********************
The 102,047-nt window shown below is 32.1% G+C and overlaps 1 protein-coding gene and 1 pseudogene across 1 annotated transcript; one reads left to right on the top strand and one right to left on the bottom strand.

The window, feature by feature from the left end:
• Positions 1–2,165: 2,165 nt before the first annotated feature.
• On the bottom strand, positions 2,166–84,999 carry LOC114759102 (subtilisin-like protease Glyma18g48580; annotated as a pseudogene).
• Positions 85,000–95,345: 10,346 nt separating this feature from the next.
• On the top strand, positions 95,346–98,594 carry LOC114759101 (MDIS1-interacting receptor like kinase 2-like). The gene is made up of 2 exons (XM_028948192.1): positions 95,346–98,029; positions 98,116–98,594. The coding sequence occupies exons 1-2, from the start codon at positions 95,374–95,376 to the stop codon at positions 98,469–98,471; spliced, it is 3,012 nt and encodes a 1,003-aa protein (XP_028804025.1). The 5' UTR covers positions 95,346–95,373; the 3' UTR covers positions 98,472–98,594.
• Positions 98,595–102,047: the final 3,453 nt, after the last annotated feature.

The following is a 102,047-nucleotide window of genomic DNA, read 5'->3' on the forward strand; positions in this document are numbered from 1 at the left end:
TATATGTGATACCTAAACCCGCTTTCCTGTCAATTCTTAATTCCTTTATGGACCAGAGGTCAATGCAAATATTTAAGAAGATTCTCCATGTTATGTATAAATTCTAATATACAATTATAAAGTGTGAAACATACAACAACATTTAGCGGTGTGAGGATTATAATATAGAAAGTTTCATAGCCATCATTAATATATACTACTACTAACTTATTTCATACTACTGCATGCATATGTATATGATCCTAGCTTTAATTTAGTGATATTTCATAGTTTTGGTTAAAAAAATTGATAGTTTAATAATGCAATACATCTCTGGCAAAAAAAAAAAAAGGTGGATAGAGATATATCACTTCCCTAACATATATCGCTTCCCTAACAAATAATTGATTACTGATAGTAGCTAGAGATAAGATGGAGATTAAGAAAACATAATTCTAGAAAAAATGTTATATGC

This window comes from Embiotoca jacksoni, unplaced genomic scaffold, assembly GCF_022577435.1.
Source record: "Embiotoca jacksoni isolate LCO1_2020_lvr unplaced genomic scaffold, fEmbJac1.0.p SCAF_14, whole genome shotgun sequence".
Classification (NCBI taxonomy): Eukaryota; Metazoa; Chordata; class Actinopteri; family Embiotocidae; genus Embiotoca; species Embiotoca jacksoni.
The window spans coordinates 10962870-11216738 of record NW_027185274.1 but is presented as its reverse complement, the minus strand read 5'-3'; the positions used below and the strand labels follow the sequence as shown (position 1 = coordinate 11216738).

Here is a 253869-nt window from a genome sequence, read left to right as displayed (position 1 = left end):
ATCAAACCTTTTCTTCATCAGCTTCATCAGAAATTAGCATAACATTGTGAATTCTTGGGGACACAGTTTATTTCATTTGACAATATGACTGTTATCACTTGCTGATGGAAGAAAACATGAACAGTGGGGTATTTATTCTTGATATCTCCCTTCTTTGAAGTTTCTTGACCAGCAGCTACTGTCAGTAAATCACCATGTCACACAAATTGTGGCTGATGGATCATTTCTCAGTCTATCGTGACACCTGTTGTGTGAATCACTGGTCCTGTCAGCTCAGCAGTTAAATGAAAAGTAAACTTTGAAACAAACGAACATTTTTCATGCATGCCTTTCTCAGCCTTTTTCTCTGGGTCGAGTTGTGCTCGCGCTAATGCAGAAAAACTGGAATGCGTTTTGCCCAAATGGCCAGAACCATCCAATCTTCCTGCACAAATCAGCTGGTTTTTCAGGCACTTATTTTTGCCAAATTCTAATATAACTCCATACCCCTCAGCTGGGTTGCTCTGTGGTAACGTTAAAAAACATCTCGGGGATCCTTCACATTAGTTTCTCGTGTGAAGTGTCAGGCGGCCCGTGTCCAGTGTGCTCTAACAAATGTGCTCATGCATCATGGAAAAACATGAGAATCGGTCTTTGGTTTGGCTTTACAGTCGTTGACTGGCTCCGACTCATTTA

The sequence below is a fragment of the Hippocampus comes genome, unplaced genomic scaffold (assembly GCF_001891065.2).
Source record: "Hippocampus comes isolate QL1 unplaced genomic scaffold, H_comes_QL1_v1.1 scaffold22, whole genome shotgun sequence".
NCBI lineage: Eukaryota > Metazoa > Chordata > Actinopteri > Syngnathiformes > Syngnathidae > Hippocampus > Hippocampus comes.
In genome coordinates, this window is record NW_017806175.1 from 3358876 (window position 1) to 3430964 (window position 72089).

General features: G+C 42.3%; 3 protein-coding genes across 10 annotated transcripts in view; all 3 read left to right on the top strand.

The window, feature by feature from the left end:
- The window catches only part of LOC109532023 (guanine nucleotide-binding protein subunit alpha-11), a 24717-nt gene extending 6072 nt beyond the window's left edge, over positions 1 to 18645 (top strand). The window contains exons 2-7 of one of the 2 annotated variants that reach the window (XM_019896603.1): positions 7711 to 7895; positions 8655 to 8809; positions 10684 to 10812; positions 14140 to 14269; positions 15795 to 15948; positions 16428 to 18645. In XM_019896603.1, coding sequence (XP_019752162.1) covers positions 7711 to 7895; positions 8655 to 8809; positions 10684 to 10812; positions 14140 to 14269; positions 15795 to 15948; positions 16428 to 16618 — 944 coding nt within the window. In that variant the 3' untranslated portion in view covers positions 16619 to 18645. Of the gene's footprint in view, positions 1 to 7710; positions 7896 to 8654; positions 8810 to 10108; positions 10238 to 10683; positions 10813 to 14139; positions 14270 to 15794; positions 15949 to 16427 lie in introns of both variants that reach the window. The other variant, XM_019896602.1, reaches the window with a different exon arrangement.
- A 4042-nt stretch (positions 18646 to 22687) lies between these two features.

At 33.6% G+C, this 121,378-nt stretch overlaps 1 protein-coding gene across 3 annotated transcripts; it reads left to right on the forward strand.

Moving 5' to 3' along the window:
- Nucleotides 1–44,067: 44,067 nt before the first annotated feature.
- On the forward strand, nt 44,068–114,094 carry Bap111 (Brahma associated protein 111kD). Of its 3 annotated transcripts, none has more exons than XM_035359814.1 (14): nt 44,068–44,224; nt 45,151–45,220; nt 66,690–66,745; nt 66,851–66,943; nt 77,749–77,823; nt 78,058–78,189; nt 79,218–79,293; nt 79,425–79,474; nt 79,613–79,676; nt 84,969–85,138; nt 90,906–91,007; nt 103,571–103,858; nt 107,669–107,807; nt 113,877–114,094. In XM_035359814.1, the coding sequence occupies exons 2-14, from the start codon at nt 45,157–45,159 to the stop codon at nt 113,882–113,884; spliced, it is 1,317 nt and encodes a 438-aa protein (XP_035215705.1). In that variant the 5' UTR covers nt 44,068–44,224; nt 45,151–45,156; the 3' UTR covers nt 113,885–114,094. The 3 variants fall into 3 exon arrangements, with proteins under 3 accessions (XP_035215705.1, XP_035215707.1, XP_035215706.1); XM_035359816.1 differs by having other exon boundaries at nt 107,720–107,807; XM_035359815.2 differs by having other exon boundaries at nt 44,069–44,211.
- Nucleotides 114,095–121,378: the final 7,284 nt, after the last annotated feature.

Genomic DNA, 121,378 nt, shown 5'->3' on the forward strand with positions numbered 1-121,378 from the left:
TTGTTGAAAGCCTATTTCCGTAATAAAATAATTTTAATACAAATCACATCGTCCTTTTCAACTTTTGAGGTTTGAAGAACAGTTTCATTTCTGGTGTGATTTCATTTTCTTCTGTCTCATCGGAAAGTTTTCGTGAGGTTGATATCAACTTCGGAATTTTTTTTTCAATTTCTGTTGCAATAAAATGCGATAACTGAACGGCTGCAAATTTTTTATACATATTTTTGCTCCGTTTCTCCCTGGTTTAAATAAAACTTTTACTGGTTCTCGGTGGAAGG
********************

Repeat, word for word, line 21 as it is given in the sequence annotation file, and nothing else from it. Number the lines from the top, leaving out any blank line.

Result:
The window, feature by feature from the left end: